I was able to see the West Virginia Power twice this year when they came to Lakewood. The first time they came in was for the three game series from June 9-11 and they took two of three. The starters for that series were Colton Cain, Jameson Taillon and Brandon Cumpton. The next series was a four game series last week August 5-8 that the teams split and again Jameson Taillon started along with Zack Von Rosenberg, Zack Dodson and Eliecer Navarro.
For the hitters I tracked Andrew Maggi, Mel Rojas Jr, Justin Howard, Eric Avila and Daniel Grovatt who each played all seven games, Elias Diaz who caught four of the games and Rogelios Noris who not only played five games this year but also was with the team next year.
The game recaps can be found here.
For the player updates I will go over every prospect that I saw twice, starting with Jameson Taillon, the top prospect on the team and in the system. He had two vastly different starts but one thing that was constant between the two starts was his velocity, throwing many of his pitches in the 94-95 range. The first series he allowed just one hit, a broken bat infield single. He was throwing strikes and keeping the ball down. The second start he was missing the zone and gave up some hard hits when he left the ball up in the zone.
I think part of his current problems are just the extra work that goes into full-season ball as opposed to starting in high school. The struggles recently are a bit alarming but as long as he continues to get his work in I’d expect him to be ready to show next year in Bradenton why he was drafted so high and why he is rated as having one of the best fastballs and curveball in the minors. He is without a doubt the top prospect from this team.
Colton Cain only started one game but he pitched in relief in the second series. When I saw him the first time I was disappointed. The velocity wasn’t there and he seemed to leave the ball up a lot. I wondered back then how he didn’t get hit harder pitching like that. The second game he got hit very hard and with slightly lower average velocity on his pitches despite pitching in relief.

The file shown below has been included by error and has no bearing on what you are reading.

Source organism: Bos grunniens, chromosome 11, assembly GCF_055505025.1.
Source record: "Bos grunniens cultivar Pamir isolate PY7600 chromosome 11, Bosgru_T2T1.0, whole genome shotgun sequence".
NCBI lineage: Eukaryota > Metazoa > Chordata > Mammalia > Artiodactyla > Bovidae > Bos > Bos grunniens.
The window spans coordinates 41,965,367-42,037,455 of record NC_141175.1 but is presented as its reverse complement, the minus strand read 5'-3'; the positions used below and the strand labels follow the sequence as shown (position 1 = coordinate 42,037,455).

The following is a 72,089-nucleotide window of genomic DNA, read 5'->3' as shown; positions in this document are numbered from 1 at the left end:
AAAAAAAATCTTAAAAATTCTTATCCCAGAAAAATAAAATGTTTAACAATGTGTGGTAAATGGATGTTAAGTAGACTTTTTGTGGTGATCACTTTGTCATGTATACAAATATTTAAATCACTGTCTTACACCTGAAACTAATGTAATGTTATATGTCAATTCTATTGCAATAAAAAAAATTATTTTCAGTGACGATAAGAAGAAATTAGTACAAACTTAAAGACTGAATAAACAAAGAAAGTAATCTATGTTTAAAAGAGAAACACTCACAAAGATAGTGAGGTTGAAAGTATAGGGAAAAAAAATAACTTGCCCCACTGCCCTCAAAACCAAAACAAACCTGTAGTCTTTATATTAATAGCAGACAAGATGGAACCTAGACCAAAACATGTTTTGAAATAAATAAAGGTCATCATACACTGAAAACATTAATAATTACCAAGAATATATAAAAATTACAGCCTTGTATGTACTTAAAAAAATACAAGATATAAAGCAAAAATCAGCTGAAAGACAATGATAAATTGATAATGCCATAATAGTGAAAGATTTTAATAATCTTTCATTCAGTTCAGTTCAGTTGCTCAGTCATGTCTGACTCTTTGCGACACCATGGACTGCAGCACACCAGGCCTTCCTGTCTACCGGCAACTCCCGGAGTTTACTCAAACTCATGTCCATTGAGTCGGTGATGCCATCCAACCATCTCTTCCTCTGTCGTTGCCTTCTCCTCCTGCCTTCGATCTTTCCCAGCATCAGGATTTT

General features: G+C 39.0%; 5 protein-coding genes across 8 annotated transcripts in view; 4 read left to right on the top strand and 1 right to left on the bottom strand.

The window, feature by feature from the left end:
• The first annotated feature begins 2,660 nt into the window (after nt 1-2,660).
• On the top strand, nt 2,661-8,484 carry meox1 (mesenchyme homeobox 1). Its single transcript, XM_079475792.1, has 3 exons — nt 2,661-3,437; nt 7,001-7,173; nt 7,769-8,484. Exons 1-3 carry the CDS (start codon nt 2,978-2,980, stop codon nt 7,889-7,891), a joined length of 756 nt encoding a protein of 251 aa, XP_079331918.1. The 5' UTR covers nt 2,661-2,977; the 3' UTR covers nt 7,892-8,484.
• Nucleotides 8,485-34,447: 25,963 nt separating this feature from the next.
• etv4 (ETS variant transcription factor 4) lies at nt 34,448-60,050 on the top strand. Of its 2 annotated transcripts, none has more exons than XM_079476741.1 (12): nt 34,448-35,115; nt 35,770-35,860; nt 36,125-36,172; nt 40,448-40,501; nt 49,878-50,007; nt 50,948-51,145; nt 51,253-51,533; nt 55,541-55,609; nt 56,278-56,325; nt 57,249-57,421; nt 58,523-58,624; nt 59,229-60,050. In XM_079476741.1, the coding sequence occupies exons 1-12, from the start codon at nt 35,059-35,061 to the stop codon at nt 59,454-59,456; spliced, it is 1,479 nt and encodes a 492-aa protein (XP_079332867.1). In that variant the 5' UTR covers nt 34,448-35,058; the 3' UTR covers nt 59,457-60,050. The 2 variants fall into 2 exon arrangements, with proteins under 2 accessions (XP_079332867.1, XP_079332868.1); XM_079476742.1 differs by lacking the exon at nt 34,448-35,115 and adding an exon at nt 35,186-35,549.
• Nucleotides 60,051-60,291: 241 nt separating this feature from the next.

Last year Cain got a late start with his season recovering from a back injury. He only pitched 48 total innings. This year was his first full season of work and despite the description that he has a workhorse frame. It should still be noted that he already has pitched 56 more innings than last year, so like Taillon, you should expect some bumps in the road as the face the rigors of full season ball for the first time.
For the relievers I saw Brooks Pounders, Victor Black, Casey Sadler and Jason Townsend both times. The first three all showed nice improvements in their velocity the second time around while Townsend actually regressed back to the pack.
Pounders the first time went three innings and looked to tire as the outing went on. He, more than anyone else I saw, pitches inside to hitters consistently. His first series that worked well but the second series he was missing in and it led to high pitch counts each time. The important things with him is he can use all four of his pitches, he has nice velocity and he pitches inside. He needs to work on his conditioning, that is evident.
Black had some backward results. The first series he pitched twice, was throwing 89-90 and was getting quick outs, throwing a ton of strikes. The second series he was in the 92-94 range but was wild and didn’t look as good. He has since been promoted to Bradenton despite some recent struggles. If he’s able to combine the strong points of his two showings while staying healthy, he looks like he could make it as a reliever someday.
Sadler I tracked the first time but didn’t plan on tracking him the second time. His first outing yielded nice results but he was throwing 86-88 as a reliever with some college experience so I figured that was all I needed to see. When he started pitching the second time I noticed the first pitch at 91 so I wrote it down just in case it wasn’t a fluke. The second pitch came in at 92 and I was back to tracking him. He got real nice results again but with increased speed hitting 93 a couple of times, a full 5 mph over his outing just two months prior.
This is an example of why it is good to see pitchers more than once before making any decisions about them. Just going on his first series, I would be writing him off until he showed success in higher levels but now I would put more stock in what he does (he has 6 straight multi-inning outings without a run allowed). With the stats he’s put up this year, it might be interesting to see if they think about using him as a starter next year.
Townsend last year hit 97 on the radar gun and got some attention around minor league baseball. This year in June I saw a flash of that speed as he hit 95 once during the first series but was hitting 93 pretty regularly. Down from what we heard but not bad. The second series he pitched twice and the highest speed was 92 and at that peak he loses some of that luster that goes with the mid-90′s tag. He does have nice stats this year but the K rate indicates the fastball isn’t a plus pitch for him and hitters were definitely getting better swings off him the second time around.